• New Fraud Prevention Offense May Not Make Much Difference

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    By targeting only large organizations, the Economic Crime Act's new failure to prevent fraud offense is striking in that, despite its breadth, it will affect so few companies, and is therefore unlikely to help ordinary victims, says Andrew Smith at Corker Binning.

  • Mitigating And Managing Risks Of AI Use In Private Equity

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    While generative artificial intelligence has the ability to transform private equity firms and their portfolio companies, its deployment brings inherent risks, including those presented by the forthcoming EU AI Act, requiring appropriate risk management strategies, processes and policies to be adopted, says Barry Fishley at Weil.

  • Vodafone Decision Highlights Wide Scope Of UK's FDI Rules

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    The U.K. government’s recently imposed conditions required for its approval of Vodafone and Etisalat’s strategic relationship agreement under its National Security and Investment Act jurisdiction, illustrating the significance of the act as an important factor for transactions with a U.K. link, says Matthew Hall at McGuireWoods.

  • Decoding UK Case Law On Anti-Suit Injunctions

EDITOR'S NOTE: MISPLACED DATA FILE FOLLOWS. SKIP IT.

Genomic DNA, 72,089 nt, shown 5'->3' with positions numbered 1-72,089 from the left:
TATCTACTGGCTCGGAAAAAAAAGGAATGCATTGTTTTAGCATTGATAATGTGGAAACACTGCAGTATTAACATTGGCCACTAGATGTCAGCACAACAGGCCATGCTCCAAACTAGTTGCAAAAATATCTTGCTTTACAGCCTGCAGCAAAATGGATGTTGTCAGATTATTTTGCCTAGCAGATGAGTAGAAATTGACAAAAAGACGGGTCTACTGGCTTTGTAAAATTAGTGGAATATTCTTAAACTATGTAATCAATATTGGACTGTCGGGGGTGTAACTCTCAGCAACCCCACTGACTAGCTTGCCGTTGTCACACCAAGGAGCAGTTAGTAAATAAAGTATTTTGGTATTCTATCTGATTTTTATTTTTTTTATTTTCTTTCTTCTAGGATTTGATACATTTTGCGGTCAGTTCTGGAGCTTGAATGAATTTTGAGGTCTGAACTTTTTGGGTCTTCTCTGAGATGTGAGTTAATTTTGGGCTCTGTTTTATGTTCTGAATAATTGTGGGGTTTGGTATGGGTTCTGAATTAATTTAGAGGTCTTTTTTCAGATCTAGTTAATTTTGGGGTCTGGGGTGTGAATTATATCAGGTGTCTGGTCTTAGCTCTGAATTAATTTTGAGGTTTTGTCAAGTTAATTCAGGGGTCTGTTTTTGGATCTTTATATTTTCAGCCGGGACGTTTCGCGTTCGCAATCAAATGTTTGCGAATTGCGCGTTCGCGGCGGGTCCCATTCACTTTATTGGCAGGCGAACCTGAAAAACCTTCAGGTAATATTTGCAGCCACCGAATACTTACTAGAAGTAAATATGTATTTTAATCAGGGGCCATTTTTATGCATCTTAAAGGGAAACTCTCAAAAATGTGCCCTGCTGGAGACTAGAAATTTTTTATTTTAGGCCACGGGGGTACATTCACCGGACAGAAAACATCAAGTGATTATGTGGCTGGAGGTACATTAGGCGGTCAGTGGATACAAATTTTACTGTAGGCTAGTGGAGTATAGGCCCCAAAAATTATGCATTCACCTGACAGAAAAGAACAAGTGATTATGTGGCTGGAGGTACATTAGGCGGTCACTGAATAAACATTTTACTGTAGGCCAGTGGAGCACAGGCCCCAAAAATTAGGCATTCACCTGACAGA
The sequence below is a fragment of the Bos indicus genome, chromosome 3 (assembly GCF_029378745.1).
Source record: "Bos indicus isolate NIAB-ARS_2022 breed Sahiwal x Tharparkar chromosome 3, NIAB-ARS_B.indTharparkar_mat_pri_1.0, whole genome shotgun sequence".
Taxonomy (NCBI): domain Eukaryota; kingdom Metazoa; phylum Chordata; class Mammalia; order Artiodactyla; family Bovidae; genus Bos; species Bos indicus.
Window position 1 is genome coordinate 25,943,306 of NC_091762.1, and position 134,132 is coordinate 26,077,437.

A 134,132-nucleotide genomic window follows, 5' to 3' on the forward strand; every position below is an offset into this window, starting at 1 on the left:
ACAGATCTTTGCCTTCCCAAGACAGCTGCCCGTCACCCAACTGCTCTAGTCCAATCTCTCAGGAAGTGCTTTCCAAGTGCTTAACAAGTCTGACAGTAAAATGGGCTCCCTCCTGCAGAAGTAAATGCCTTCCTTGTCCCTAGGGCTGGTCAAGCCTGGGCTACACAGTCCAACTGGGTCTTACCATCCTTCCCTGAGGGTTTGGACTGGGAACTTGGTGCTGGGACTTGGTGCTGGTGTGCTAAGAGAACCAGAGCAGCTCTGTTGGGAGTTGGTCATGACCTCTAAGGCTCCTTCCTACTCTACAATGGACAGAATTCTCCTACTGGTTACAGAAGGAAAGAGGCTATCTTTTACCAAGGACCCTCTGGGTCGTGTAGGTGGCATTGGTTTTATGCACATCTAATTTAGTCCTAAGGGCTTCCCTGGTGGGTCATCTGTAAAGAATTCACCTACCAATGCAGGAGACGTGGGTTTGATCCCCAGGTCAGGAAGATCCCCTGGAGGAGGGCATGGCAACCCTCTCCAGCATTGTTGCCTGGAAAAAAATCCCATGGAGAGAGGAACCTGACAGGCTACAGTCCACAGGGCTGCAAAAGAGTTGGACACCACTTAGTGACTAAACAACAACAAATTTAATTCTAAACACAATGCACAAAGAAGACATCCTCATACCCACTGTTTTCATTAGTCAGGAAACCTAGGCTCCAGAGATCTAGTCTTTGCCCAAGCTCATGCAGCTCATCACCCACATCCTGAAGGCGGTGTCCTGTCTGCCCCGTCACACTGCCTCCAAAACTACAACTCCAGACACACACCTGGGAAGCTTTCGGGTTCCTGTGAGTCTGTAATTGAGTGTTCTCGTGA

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    The English High Court's forthcoming decision on an anti-suit injunction filed in Augusta Energy v. Top Oil last month will provide useful guidance on application grounds for practitioners, but, pending that ruling, other recent decisions offer key considerations when making or resisting claims when there is an exclusive jurisdiction clause in the contract, says Abigail Healey at Quillon Law.

  • Consultation Docs Can Help EU Firms Prep For Crypto Regs

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    Firms providing crypto services should note two recent papers from the European Securities and Markets Authority defining proposals on reverse solicitation and financial instrument classification that will be critical to clarifying the scope of the regulatory framework under the impending Markets in Crypto-Assets Regulation, say lawyers at Hogan Lovells.

  • A Closer Look At Novel Jury Instruction In Forex Rigging Case

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    After the recent commodities fraud conviction of a U.K.-based hedge fund executive in U.S. v. Phillips, post-trial briefing has focused on whether the New York federal court’s jury instruction incorrectly defined the requisite level of intent, which should inform defense counsel in future open market manipulation cases, say attorneys at Lankler Siffert.

  • Investors' Call For Voting Changes Faces Practical Challenges

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    A recent investor coalition call on fund managers to offer pass-through voting on pooled funds highlights a renewed concern for clients’ interests, but legal, regulatory and technological issues need to be overcome to ensure that risks related to the product are effectively mitigated, says Angeli Arora at Allectus.

  • Litigation Funding Implications Amid Post-PACCAR Disputes

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    An English tribunal's recent decision in Neill v. Sony, allowing an appeal on the enforceability of a litigation funding agreement, highlights how the legislative developments on funding limits following the U.K. Supreme Court's 2023 decision in Paccar v. Competition Appeal Tribunal may affect practitioners, say Andrew Leitch and Anoma Rekhi at BCLP.